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Monitoring protected areas from space: A multi-temporal assessment using raptors as biodiversity surrogates

  • Adrián Regos ,

    Roles Conceptualization, Formal analysis, Methodology, Writing – original draft, Writing – review & editing

    adrian.regos@usc.es

    Affiliations CIBIO/InBIO, Research Center in Biodiversity and Genetic Resources, Predictive Ecology Group, Campus Agrario de Vairão, Vairão, Portugal, Departamento de Zooloxía, Xenética e Antrolopoxía Fisica, Universidade de Santiago de Compostela, Campus Sur, Spain, InForest Joint Research Unit (CEMFOR-CTFC), Solsona, Spain

  • Luis Tapia,

    Roles Conceptualization, Methodology, Writing – review & editing

    Affiliation Departamento de Zooloxía, Xenética e Antrolopoxía Fisica, Universidade de Santiago de Compostela, Campus Sur, Spain

  • Alberto Gil-Carrera,

    Roles Writing – review & editing

    Affiliations GREFA (Grupo de Rehabilitación de la Fauna Autóctona y su Hábitat), Monte del Pilar S/N, Majadahonda, Madrid, Spain, EBX, Estación Biolóxica do Xurés, Vilameá, Lobios, Galicia, Spain

  • Jesús Domínguez

    Roles Conceptualization, Writing – review & editing

    Affiliation Departamento de Zooloxía, Xenética e Antrolopoxía Fisica, Universidade de Santiago de Compostela, Campus Sur, Spain

Monitoring protected areas from space: A multi-temporal assessment using raptors as biodiversity surrogates

  • Adrián Regos, 
  • Luis Tapia, 
  • Alberto Gil-Carrera, 
  • Jesús Domínguez
PLOS
x

Abstract

Monitoring protected areas (PAs) is essential for systematic evaluation of their effectiveness in terms of habitat protection, preservation and representativeness. This study illustrates how the use of species distribution models that combine remote sensing data and information about biodiversity surrogates can contribute to develop a systematic protocol for monitoring PAs. In particular, we assessed the effectiveness of the Natura 2000 (N2000) network, for conserving and preserving the representativeness of seven raptor species in a highly-dynamic landscape in northwest Spain between 2001 and 2014. We also evaluated the cost-effectiveness of the N2000 network by using the total area under protection as a proxy for conservation costs. Overall, the N2000 network was found to poorly represent the habitats of the raptor species. Despite the low representativeness, this network showed a high degree of effectiveness due to increased overall habitat availability for generalist and forest specialist species between 2001 and 2014. Nevertheless, additional protected areas should be established in the near future to increase their representativeness, and thus ensure the protection of open-habitat specialist species and their priority habitats. In addition, proactive conservation measures in natural and semi-natural ecosystems (in particular, montane heathlands) will be essential for long-term protection of Montagu’s harrier (species listed in the Annex I of the Bird Directive), and thus complying with the current European Environmental Legislation. This study sheds light on how the development and application of new protected area indices based on the combined use of freely-available satellite data and species distribution models may contribute substantially to the cost-efficiency of the PA monitoring systems, and to the ‘Fitness Check’ process of EU Nature Directives.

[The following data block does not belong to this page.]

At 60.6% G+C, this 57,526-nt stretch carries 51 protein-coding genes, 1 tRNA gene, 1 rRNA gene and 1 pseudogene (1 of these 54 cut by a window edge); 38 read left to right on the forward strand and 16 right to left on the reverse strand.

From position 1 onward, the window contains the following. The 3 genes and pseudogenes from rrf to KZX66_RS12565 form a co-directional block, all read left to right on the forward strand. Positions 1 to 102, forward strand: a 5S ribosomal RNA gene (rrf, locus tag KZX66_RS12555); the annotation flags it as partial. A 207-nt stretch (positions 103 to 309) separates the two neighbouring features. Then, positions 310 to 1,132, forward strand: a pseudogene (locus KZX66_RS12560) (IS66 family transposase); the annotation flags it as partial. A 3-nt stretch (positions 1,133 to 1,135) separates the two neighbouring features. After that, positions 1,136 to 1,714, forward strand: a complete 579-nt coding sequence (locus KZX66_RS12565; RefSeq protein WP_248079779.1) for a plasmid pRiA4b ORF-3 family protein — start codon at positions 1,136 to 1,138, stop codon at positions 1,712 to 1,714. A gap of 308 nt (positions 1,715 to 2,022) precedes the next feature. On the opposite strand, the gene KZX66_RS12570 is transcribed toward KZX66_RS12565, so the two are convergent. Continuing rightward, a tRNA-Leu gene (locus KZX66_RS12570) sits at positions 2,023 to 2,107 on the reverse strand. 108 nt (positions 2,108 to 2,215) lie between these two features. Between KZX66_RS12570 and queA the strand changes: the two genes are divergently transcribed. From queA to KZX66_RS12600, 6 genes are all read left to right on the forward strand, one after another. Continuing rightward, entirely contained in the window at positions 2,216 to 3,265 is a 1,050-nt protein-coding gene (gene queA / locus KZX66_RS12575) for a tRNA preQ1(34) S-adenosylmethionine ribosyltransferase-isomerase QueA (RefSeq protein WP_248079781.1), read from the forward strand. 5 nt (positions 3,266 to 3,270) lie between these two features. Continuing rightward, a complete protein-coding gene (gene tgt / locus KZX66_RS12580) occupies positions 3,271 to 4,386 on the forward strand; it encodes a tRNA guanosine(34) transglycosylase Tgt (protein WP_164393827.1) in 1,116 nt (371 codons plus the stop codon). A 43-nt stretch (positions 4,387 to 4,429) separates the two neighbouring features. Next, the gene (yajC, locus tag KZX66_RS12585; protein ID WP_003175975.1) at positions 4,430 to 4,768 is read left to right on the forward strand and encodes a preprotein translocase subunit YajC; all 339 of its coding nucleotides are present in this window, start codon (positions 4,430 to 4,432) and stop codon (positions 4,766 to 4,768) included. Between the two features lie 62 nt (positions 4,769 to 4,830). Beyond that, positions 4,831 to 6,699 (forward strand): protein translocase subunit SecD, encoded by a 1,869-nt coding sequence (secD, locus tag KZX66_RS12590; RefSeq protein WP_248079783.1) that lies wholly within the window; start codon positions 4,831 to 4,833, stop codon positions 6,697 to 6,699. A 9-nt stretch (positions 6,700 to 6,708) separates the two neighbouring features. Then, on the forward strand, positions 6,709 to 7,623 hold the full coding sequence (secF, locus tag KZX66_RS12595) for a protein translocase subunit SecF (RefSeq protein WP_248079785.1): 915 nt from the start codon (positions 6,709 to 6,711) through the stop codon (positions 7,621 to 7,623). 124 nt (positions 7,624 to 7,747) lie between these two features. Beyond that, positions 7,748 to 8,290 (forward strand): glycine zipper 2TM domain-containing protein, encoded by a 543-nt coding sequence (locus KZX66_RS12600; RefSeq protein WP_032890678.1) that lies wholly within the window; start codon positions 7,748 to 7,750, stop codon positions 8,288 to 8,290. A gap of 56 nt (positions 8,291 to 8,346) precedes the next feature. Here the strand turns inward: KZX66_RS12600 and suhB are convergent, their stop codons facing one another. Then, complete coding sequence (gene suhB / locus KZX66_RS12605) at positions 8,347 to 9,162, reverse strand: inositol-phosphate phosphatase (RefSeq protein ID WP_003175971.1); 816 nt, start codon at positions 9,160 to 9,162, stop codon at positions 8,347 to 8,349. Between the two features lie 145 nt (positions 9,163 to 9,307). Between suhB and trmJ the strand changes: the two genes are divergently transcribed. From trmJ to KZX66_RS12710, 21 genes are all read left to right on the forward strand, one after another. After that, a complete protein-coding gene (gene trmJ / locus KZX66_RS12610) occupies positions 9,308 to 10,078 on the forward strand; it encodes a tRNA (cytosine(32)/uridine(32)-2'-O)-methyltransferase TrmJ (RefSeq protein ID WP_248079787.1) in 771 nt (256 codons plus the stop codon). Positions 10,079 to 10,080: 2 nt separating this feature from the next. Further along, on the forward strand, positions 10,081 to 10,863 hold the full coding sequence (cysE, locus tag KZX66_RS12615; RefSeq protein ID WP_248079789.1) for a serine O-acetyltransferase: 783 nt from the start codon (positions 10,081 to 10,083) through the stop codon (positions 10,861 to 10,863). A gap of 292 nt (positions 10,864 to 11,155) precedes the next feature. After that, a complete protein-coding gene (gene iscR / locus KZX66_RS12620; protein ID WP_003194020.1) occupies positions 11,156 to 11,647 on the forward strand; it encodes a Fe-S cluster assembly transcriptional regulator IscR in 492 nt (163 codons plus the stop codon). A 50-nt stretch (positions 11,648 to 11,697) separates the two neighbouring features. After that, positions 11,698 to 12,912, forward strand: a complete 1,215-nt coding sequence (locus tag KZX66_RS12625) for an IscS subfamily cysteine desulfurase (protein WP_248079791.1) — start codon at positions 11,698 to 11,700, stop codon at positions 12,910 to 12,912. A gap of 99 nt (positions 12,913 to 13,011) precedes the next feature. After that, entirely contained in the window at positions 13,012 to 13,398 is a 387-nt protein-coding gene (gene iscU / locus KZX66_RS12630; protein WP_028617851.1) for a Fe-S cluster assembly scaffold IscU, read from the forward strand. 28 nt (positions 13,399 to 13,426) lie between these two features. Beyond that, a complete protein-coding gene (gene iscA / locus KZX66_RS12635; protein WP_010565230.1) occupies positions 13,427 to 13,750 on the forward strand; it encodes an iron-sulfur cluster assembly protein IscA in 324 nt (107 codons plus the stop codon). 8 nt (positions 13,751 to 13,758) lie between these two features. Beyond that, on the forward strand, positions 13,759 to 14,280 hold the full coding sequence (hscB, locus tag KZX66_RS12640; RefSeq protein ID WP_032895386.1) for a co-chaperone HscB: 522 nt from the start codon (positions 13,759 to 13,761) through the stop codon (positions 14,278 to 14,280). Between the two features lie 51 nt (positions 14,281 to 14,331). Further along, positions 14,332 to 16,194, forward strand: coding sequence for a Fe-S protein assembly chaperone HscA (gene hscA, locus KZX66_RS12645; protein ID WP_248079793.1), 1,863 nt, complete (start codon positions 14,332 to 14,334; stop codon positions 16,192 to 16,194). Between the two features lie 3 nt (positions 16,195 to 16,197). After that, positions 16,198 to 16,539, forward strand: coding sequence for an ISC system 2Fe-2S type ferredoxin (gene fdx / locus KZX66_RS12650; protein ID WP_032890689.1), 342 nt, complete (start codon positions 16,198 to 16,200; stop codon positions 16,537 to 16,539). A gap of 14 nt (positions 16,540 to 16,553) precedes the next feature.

Introduction

The global Aichi Biodiversity Targets of the Convention on Biological Diversity [1] aim to halt biodiversity loss by 2020. Target 11 states that ‘by 2020 at least 17% of terrestrial and inland water areas […] are conserved through effectively and equitably managed, ecologically representative and well-connected systems of protected areas’. Protected areas (PAs) are therefore a mainstay of the current conservation strategies that address the ongoing decline in biodiversity [2]. However, the ability of static PA networks to conserve biodiversity is often questioned, as rapid shifts in species’ distributions are occurring in response to changes in current environmental conditions [3,4]. Despite the increase in PAs in the last few decades, it is unlikely that the Aichi Biodiversity Targets will be met by 2020 [5]. The main means whereby the European Union (EU) is attempting to achieve these targets is the Natura 2000 network of PAs (henceforth ‘N2000’), comprising over 25,000 sites representing 18% of the area of the 27 Member States of the EU [6]. The N2000 network includes Special Protection Areas for wild birds (SPAs), designated by the Member States under the Birds Directive (2009/147/EC) to conserve the habitats of particularly threatened species and migratory species; and Special Areas of Conservation (SACs), designated for other taxa and habitats under the Habitats Directive (92/43/EEC). This network aims to ensure a ‘favourable conservation status’ for species and habitat types listed in the annexes of the aforementioned European directives.